GOOD DAY, MY LITTLE CYBORGS!
This week, I took a welcome break from my desk to head to London for the Smart To Future Cities Summit, an event I’d been eagerly looking forward to since listing it in my Best IoT Events of 2018 a few months ago. As expected, it was a hugely informative summit, one that I’d strongly recommend for anyone with an interest in this area, to mark into their 2019 diaries well in advance!
I have done a write-up on my takeaways from the summit, which you can read here:
Top 5 Most Socially-Shared AI Articles of the Week
First up, something completely out of the ordinary. How often do we get an article about Beyoncé and Jay Z showing up in artificial intelligence news? Well, not since I’ve been doing this review, that’s for sure!
After a few paragraphs that could have been lifted from Heat magazine, rather than Forbes, we learn that Beyoncé and Jay Z have launched a service named ’22 Days Nutrition’. In true A-List style, the Royal Family of pop are rocking the whole vegan thing, and they’re keen to pass the message of its myriad health and environmental benefits to their fans.
Where AI comes in is that the 22 Days platform seems to use a kind of Netflix/Amazon-style recommendation engine (which, as we know, is an AI-powered tool widely used to varying degrees of success in retail and entertainment). It is also integrated with US-based grocery sites, Peapod, Instacart, and – soon – Amazon Fresh.
What’s great about this is that it represents a poignant move in the direction of customised, personalised purchasing, which is hot stuff in the omnichannel-dominated retail industry. As the IoT gains momentum in our homes, this kind of platform is set to become the norm.
So, Beyoncé and Jay Z are setting themselves up as tech innovators as much as musical influencers. I’m actually impressed.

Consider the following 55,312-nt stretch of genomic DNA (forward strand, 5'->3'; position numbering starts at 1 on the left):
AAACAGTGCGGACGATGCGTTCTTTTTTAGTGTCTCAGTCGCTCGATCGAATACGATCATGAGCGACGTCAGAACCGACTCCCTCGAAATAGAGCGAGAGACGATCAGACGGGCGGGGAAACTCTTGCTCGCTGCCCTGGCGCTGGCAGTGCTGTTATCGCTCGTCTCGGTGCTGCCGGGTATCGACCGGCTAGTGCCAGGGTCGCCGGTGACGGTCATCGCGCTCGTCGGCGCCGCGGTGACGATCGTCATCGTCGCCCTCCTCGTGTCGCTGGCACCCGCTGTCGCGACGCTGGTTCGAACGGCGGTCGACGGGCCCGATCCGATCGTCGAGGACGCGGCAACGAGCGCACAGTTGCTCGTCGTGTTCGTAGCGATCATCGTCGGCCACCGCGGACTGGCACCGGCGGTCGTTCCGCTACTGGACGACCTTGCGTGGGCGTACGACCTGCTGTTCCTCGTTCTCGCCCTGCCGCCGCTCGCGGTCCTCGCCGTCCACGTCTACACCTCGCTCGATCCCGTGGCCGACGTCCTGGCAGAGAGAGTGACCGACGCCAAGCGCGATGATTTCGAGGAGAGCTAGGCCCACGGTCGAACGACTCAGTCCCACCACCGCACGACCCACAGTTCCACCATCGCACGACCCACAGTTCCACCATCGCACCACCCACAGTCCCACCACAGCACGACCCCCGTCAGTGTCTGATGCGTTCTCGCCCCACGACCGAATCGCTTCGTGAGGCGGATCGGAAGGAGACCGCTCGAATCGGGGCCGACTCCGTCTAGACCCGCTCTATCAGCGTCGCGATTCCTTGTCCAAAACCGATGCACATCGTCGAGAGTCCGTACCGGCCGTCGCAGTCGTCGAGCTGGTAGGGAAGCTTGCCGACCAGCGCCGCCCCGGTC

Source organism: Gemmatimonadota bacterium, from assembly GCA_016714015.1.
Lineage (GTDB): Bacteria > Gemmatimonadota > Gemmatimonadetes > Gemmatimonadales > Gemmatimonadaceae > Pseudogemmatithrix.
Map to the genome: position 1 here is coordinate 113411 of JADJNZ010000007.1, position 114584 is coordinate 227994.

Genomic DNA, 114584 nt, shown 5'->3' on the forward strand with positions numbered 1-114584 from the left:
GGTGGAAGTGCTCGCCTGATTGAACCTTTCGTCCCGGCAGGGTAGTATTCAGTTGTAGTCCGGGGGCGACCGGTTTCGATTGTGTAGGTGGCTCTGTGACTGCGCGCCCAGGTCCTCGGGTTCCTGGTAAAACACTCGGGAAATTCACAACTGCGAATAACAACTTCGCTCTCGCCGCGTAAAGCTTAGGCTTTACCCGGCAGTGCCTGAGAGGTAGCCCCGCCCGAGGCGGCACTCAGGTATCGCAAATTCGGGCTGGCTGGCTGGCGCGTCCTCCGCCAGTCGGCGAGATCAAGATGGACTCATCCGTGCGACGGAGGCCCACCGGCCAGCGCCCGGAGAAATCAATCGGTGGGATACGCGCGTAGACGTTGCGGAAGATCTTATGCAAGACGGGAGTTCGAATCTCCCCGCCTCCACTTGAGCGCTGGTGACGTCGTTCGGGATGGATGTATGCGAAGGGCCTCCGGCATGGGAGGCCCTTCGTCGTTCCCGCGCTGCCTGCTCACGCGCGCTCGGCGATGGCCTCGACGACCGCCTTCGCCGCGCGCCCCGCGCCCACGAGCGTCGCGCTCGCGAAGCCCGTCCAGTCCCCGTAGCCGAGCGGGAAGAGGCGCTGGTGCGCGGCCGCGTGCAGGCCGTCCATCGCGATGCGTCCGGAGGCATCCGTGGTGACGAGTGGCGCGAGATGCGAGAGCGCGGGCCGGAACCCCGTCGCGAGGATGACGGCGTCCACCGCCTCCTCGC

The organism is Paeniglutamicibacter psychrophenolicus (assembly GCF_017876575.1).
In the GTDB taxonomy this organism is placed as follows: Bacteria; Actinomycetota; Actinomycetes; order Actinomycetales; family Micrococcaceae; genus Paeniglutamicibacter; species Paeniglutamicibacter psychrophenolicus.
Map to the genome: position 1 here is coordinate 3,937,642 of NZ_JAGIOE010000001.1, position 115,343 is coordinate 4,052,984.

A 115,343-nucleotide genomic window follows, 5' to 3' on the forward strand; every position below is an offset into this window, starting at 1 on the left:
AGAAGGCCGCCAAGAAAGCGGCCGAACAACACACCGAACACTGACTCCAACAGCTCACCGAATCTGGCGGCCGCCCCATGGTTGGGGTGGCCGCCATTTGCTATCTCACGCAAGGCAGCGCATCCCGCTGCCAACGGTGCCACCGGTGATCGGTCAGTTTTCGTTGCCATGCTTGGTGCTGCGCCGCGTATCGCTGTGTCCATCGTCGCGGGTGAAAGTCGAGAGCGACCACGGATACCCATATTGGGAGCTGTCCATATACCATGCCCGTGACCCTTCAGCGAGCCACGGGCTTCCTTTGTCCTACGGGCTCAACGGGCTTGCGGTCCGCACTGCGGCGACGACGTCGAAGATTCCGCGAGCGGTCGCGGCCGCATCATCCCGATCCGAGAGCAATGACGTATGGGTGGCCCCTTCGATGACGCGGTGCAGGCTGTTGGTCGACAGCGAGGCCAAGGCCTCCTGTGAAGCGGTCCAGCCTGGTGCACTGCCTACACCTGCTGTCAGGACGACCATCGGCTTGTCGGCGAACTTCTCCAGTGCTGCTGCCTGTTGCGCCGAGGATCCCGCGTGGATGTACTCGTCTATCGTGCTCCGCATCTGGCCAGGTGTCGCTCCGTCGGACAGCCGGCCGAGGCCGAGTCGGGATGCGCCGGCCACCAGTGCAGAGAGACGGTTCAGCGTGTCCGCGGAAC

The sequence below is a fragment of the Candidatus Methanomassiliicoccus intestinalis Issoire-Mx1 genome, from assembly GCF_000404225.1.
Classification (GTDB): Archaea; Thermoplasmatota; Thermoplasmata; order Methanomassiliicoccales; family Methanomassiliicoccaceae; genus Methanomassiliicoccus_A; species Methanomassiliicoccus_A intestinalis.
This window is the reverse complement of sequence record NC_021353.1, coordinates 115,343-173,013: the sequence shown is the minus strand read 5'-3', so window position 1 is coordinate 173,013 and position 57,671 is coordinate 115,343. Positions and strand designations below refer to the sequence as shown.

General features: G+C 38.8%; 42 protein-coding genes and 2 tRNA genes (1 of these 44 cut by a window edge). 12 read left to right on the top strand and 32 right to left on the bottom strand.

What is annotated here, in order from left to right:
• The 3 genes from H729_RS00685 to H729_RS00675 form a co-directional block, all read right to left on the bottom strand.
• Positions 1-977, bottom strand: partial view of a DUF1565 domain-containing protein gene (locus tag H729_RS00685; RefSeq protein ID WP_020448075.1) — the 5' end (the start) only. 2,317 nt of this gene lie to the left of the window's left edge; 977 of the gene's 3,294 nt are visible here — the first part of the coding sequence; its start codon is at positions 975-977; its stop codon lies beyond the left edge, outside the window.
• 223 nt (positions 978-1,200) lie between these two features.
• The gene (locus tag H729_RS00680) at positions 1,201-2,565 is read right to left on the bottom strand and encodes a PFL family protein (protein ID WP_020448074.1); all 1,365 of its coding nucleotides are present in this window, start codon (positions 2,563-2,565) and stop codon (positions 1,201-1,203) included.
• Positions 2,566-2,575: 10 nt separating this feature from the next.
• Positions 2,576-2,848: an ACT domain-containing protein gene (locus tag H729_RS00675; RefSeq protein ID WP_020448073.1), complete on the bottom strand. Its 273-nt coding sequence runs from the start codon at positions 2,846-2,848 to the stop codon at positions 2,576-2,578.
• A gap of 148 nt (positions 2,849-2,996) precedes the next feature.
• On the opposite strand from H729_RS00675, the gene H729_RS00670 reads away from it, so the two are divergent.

OK, let’s get one thing straight: the military did not create this. It was actually researchers at Rice University, funded by both the military and Google. And it isn’t as scary as it sounds, either.
BAYOU is an deep learning tool that basically works like a search engine for coding: tell it what sort of program you want to create with a couple of keywords, and it will spit out java code that will do what you’re looking for, based on its best guess.
Knowing from my own brother’s experiences, coding is a bitch of a job, so any way that can automate the gruelling process is a time- (and thus money-) saving miracle. No, it doesn’t mean that AI is now going to begin self-replicating and doing weird, sci-fi stuff.
It’s no secret that Europe is lagging behind the US and China in the AI arms race. One of the principal reasons is that our best talent is being lifted out and plopped down into top roles in the USA. You can’t blame them – America is a much nicer place to live than here, even with the whole orange ghoul in the White House thing, and even more so with a tasty six-figure salary awaiting them on the other side of the pond.
So, anyway, Europe has decided to up its game. Better late than never, right?
Wait… hold up: a dark side to AI? Well, we haven’t heard anything about that before, have we?
In the annual open letter from Google, usually penned by Larry Page, Brin, or both together, Brin has a lot of enthusiastic things to say about AI. On balance, he also addresses the considerations that we need to be paying attention to in terms of how this brave new technology could go wrong. Interesting, from a man whose company works with the Pentagon on military uses of tech like AI and drones.
I don’t watch Westworld, for two reasons. Firstly, when I finally got round to sitting down to watch season 1, Amazon Prime had switched it from being included in my Prime subscription to having to be paid for on top. I resent this sort of crap. Also, most people I’ve spoken to have said it’s shit.
That aside, season 2 is here, and Dave Gershgorn has some spoilers for us whilst asking a range of questions that will go straight over your head unless you’ve watched Westworld yourself.
Quote of the Week
(courtesy of MIT Tech Review email)
“…It’s much easier to build an AI system that can detect a nipple than it is to determine what is linguistically hate speech.”
—Mark Zuckerberg, on a conference call this week with analysts after the company’s first-quarter earnings report
Top Of My Inbox…